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Book Review

Book Cover

Deep Blue


Author: Jane O'Reilly
Publisher: Piatkus
RRP: £9.99
ISBN: 978 0 349 41663 2
Publication Date: 10 January 2019

Deep Blue (2019. 312 pages) is the second novel in the Second Species Trilogy, written by Jane O’Reilly.

I really have enjoyed this science fiction series, a strange combination of action, space opera and moral ambiguity.

We follow Jinnifer Blue, a space pilot, whose mother is a powerful Earth politician. Earth in this future is a dying world. The ecological decline which started in the twentieth century was exacerbated by attempts to reverse the decline. Mankind’s only hope for a future is to travel to a new world. One has been selected, but it crosses the territory of two alien races, races which are not particularly well disposed to the human species.

Jinn’s mother, Ferona, will do anything to save her race and to that end had created the second species program, a way to augment the poor of the planet with alien DNA. The men are shipped off to fight in alien gladiatorial competitions; the women look forward to a worse fate.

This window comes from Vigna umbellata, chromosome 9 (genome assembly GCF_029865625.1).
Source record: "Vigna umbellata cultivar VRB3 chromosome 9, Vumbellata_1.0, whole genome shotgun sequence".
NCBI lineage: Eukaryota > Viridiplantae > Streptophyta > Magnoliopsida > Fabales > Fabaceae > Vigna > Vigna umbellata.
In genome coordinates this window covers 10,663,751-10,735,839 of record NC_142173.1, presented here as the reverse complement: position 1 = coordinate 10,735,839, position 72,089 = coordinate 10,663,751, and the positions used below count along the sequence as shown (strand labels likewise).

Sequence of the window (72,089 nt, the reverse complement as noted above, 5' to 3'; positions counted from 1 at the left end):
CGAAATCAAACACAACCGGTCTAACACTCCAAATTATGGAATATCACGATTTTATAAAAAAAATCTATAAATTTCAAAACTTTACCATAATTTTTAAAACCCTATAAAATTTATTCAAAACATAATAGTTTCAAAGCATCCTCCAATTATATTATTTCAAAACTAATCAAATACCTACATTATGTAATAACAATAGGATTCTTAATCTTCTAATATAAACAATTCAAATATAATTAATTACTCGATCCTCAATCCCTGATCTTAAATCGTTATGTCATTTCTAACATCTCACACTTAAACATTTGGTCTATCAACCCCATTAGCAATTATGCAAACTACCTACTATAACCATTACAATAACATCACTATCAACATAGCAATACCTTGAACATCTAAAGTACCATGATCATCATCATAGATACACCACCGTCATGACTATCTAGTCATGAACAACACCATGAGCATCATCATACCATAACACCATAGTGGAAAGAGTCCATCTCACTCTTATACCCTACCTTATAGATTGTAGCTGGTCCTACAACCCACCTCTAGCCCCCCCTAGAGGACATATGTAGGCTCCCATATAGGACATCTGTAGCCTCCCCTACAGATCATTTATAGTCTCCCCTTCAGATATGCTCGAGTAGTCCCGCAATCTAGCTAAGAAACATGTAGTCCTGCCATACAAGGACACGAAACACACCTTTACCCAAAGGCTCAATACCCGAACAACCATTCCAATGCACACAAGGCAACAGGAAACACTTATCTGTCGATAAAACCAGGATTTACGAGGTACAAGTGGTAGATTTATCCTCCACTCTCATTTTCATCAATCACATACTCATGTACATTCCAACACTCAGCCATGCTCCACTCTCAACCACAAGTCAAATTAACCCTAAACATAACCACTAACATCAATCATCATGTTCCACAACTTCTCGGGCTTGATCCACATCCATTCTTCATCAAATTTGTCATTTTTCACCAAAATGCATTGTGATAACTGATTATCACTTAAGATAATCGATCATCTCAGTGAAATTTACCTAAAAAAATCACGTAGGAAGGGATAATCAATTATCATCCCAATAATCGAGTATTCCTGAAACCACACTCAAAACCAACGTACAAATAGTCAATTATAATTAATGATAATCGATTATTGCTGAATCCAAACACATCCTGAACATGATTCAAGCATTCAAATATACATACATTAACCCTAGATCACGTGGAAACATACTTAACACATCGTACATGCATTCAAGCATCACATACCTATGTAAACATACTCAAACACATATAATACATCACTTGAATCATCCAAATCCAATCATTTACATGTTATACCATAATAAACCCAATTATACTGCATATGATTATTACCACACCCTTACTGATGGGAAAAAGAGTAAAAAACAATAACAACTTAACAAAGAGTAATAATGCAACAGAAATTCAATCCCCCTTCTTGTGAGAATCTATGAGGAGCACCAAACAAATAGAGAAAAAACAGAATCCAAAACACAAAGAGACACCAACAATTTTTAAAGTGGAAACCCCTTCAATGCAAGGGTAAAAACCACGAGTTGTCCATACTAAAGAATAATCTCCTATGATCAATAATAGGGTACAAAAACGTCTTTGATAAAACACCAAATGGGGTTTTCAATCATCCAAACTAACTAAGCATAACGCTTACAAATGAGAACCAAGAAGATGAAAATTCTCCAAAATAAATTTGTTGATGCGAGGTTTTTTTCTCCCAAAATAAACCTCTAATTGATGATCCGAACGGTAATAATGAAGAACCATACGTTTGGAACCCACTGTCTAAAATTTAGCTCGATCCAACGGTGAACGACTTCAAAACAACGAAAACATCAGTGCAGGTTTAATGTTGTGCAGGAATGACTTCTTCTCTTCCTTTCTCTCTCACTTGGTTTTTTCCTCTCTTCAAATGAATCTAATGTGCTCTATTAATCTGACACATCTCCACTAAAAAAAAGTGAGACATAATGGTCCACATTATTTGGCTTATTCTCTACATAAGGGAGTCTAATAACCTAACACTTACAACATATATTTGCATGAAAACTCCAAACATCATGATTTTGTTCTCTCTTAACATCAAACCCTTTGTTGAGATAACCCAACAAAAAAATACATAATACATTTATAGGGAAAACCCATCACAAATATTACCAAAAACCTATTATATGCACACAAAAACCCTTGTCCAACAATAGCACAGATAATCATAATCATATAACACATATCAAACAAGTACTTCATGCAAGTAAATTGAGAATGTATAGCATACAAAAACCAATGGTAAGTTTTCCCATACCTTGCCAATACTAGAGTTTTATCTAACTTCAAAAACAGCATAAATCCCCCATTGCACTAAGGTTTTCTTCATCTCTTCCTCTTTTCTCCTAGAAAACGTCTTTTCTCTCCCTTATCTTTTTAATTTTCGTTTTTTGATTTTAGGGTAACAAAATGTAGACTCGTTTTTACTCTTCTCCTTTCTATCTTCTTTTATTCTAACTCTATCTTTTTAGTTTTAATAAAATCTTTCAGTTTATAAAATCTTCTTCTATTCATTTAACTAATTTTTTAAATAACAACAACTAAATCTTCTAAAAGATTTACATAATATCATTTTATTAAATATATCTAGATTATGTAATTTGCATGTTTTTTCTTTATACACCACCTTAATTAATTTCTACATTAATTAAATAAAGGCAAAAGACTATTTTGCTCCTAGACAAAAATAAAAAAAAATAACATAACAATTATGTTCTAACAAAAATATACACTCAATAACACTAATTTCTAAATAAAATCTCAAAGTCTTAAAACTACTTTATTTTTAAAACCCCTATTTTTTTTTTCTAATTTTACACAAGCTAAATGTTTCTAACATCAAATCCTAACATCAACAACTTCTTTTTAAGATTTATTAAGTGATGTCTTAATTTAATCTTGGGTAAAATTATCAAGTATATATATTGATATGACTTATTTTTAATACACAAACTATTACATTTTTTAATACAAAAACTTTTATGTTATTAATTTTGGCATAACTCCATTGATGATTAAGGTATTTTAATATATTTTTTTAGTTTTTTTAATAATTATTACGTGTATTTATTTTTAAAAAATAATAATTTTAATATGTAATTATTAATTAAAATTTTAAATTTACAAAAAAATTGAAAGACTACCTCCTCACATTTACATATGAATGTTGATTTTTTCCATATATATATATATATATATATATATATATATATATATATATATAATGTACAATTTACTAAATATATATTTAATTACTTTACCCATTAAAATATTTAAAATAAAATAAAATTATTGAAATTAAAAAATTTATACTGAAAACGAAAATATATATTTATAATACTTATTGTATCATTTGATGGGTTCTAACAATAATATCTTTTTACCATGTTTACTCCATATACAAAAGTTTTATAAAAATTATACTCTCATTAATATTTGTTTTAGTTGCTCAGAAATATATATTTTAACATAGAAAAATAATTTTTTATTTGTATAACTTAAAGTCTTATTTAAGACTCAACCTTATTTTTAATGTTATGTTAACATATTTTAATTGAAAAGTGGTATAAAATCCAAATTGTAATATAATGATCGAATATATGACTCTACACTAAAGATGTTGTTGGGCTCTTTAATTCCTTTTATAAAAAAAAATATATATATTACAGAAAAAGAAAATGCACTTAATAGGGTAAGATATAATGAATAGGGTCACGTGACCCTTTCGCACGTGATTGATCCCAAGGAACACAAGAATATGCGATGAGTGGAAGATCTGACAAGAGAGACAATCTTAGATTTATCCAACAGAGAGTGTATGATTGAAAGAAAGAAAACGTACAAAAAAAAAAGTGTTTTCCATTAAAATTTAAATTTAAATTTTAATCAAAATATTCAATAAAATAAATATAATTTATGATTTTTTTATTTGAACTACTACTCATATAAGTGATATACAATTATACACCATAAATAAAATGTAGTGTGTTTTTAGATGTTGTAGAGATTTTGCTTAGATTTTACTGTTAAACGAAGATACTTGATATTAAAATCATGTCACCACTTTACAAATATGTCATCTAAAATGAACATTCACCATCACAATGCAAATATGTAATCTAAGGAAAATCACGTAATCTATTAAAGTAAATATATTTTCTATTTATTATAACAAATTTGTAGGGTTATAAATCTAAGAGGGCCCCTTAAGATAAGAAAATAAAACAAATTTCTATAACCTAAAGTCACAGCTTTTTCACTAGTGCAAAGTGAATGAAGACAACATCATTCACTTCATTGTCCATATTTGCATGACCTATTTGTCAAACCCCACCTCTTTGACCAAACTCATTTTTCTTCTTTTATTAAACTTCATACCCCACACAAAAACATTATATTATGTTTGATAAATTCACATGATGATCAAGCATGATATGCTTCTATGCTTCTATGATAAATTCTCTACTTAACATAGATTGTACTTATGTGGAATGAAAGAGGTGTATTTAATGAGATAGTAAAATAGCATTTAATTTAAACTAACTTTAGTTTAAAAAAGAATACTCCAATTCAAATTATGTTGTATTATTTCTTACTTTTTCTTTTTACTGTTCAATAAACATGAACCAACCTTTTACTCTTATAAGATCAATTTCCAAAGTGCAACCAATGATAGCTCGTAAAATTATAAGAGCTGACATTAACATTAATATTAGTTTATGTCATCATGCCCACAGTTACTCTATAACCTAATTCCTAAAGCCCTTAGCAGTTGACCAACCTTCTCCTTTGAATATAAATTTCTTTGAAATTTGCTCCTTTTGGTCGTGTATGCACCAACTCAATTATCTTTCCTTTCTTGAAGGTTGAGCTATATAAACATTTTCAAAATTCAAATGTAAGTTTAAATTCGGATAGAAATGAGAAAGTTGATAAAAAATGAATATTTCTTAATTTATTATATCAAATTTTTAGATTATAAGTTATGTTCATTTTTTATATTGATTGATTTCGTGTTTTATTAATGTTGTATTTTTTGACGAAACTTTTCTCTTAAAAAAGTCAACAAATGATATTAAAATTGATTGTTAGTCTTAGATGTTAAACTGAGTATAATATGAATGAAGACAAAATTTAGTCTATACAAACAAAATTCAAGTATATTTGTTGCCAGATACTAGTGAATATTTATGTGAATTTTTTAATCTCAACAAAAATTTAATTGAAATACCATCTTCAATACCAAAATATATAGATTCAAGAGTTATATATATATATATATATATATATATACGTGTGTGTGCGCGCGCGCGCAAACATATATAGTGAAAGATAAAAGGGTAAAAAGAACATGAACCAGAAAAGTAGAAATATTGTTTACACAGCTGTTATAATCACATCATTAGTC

Herein lays the moral quandary of the series. Jinn, who has been augmented herself rails against her mother as if she were a monster, and in many ways she is. Ferona will literally kill anyone who stands in her way. Jinn takes the moral high ground, denouncing her mother and running off with a space pirate, but the reality is that through the two books, Jinn and her friends have caused enormous damage both in property and lives. While it is true that Ferona also has caused sacrifices, at least she is trying to save her species, throwing away thousands to save millions.

At the end of the first book some of Jinn’s companions had already fallen, while others, like her lover Caspian Dax, has been fully augmented and shipped off to fight. This sets the stage to split up the ships compliment. Jinn and Li head off to rescue Dax from the Sittan, while Alistair and Bryant head in the opposite direction to rescue Eve from the Shi Fai.

Bryant is another character who shows that O’Reilly can write nuanced characters. Earth is separated between the poor and the ultra-wealthy, who view the poor as little more than animals. Bryant started the story as a narcissistic and entitled character, but his poisoning and fall from grace has started to change his outlook in life. By the end of the first novel he has rescued boys from slavery, children who he would not have spent a single thought on at the beginning of the trilogy.

The world building continues to get better as we visit different planet. O’Reilly’s naturalistic style of writing and attention to character really draws the reader into the story. Blue Shift was a fair novel, but with this inclusion, O’Reilly has written a much better book. We can only hope that she can bring the trilogy in with a satisfying ending.


Charles Packer

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